So he went inside. He found himself surrounded by 6 Chinese people in lab coats trying to understand his problem. He said “我的太太... 腹泻” (“My wife…diarrhea”).  They got the point. After about 30 minutes of meeting with the doctor and listening to her instructions, birdMAN walked out of the clinic with a bag of medicine. He had succeeded.

Over the next three days, I took green herbal pills, two different powders mixed with water, a tube of white goop, and some pain medicine. The concoction cured me! But I would have no more seafood during my stay in Qingdao. Our final night in Qingdao I ate a rice bun and birdMAN ate his third crab.

The healing concoction
birdMAN, however, did not escape unscathed. His three nights of unrestrained seafood consumption eventually caught up to him. He didn’t get as sick as me, but for about four days after leaving Qingdao, he needed Pepto-bismol pills and for caution’s sake, to stick close to a bathroom.

What’s the lesson? You have to know when to eat, and when to run. Don’t take any chances. Don’t forget the anti-diarrheal medicine at home. Eat a lot of rice with seafood. And if at all possible, avoid the Lao Shan bathroom.

Chinese word of the blog: 药店    yào diàn (literally, medicine store)
                                          English translation: pharmacy

Inside the Diarrhea Clinic -- Looks so sterile!


Octopus’s Garden

I’d like to be
Under the sea
In an octopus’s garden
In the shade
-    The Beatles


During last week’s National Holiday, we escaped Beijing by fast train and sojourned in Qingdao. Qingdao (青岛) is a hot destination for tourists, called the “City by the Sea” and valued for its temperate climate and abundant seafood. And yes, the seafood was abundant.

Upon arriving last Tuesday evening, the brine-laced breeze welcomed us. We breathed it in—ahh, air cleansed by the sea. As we proceeded up the narrow sloped streets, we passed several restaurant patrons sitting at collapsible tables and small stools. Set before them were plates of clams, fish, and shrimp swimming in garlic, ginger, and spices. The restaurants did not need menus. Instead, the food was displayed in tanks and bins: crab, shrimp, octopus all awaiting their fates. We could barely wait to enjoy Qingdao’s claim to fame—the seafood and beer.

We stayed at Kaiyue International Hostel, in the old district of Qingdao. The hostel was once a church, but now a haven for foreign travelers. The reception and wait staff speaks decent English and the cleaning staff is hyper-vigilant about mopping the entire place over and over again. The hostel has a comfortable lounge with wifi, pool tables, guitars, and a bar. The menu features several European and American dishes, including breakfast baked beans. We had the French toast, and it was delicious. Outside of the hostel, we rarely ran into foreigners (meaning non-Chinese). I think they were all in the lounge (or maybe sleeping), smoking cigarettes, drinking beer, and cursing about who knows what. While we enjoyed spending the late afternoon in the lounge reading our electronic tablets and studying Chinese, we departed once evening fell and the lounge turned into a smoky party/bar.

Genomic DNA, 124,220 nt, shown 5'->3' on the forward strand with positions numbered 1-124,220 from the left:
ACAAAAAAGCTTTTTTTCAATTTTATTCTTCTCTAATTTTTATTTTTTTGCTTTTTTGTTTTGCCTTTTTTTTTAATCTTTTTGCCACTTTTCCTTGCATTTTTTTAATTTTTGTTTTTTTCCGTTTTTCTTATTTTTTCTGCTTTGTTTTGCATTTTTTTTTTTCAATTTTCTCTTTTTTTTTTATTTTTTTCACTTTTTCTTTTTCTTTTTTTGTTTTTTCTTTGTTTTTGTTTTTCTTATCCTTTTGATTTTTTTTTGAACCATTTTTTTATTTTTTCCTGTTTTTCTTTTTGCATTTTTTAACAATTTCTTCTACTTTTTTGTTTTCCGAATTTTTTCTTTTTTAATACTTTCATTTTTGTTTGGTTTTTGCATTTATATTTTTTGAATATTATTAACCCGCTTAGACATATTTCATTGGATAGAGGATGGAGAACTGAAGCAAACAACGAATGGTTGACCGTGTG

Kaiyue International Hostel
Sitting room and our room
Enjoying the hostel lounge
 Our room was simple and clean with a shared bathroom. We were at the end of the hall immediately adjacent to the bathroom, so I could hear all the foot traffic headed our way and toilet flushes all night. Throughout the first night, I listened to hacking, gagging, and other sounds of someone who was violently ill (too much seafood?). Despite sharing a bathroom (and hearing toilet flushes), we would definitely stay there again. The hostel is clean and comfortable in a great downtown location, and the price is cheap-- 160 RMB (~$25 USD) per night for two persons in a private room.

The old part of Qingdao features German type architecture, which made us feel like we were in a bizarre version of an old European city. Among the cobble streets and ornate light fixtures were crowds of Chinese people selling vegetables and chickens in small cages on the sidewalk. Near the university, we found very charming coffee houses with picturesque courtyards. We mostly ate at outdoor restaurants that sold cheap beer and had menus entirely in Chinese. Somehow we were able to order food (thank goodness we know how to say rice, vegetables, beer, and ask how much things are). It is very Chinese in Qingdao, meaning nobody spoke English and most the signs are Chinese. I am glad to report our first trip by ourselves was a success, with a few inconvenient setbacks.
An alluring display of seafood